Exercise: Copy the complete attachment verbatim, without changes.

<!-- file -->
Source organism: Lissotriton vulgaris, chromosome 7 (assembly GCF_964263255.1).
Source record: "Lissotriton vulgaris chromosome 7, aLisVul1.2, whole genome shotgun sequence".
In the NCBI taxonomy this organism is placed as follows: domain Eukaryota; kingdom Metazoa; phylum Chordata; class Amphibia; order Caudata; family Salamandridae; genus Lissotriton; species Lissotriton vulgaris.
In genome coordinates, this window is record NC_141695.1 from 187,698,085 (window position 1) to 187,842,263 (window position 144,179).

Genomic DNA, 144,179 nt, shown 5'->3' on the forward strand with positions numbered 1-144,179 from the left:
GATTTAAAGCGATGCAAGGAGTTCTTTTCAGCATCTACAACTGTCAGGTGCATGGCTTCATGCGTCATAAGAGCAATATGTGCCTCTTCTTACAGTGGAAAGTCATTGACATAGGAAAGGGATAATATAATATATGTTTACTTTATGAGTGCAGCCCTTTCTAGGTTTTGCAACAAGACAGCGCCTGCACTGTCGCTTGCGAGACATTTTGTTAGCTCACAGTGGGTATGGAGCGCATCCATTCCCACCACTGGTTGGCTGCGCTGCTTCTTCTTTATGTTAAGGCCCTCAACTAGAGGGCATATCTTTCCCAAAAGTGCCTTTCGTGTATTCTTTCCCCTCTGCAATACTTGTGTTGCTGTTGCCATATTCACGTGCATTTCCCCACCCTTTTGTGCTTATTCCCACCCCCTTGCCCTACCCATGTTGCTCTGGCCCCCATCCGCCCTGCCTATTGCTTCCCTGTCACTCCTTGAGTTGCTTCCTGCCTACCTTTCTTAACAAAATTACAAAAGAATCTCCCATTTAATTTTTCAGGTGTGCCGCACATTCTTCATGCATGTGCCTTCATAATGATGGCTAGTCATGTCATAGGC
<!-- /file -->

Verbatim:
Source organism: Lissotriton vulgaris, chromosome 7 (assembly GCF_964263255.1).
Source record: "Lissotriton vulgaris chromosome 7, aLisVul1.2, whole genome shotgun sequence".
In the NCBI taxonomy this organism is placed as follows: domain Eukaryota; kingdom Metazoa; phylum Chordata; class Amphibia; order Caudata; family Salamandridae; genus Lissotriton; species Lissotriton vulgaris.
In genome coordinates, this window is record NC_141695.1 from 187,698,085 (window position 1) to 187,842,263 (window position 144,179).

Genomic DNA, 144,179 nt, shown 5'->3' on the forward strand with positions numbered 1-144,179 from the left:
GATTTAAAGCGATGCAAGGAGTTCTTTTCAGCATCTACAACTGTCAGGTGCATGGCTTCATGCGTCATAAGAGCAATATGTGCCTCTTCTTACAGTGGAAAGTCATTGACATAGGAAAGGGATAATATAATATATGTTTACTTTATGAGTGCAGCCCTTTCTAGGTTTTGCAACAAGACAGCGCCTGCACTGTCGCTTGCGAGACATTTTGTTAGCTCACAGTGGGTATGGAGCGCATCCATTCCCACCACTGGTTGGCTGCGCTGCTTCTTCTTTATGTTAAGGCCCTCAACTAGAGGGCATATCTTTCCCAAAAGTGCCTTTCGTGTATTCTTTCCCCTCTGCAATACTTGTGTTGCTGTTGCCATATTCACGTGCATTTCCCCACCCTTTTGTGCTTATTCCCACCCCCTTGCCCTACCCATGTTGCTCTGGCCCCCATCCGCCCTGCCTATTGCTTCCCTGTCACTCCTTGAGTTGCTTCCTGCCTACCTTTCTTAACAAAATTACAAAAGAATCTCCCATTTAATTTTTCAGGTGTGCCGCACATTCTTCATGCATGTGCCTTCATAATGATGGCTAGTCATGTCATAGGC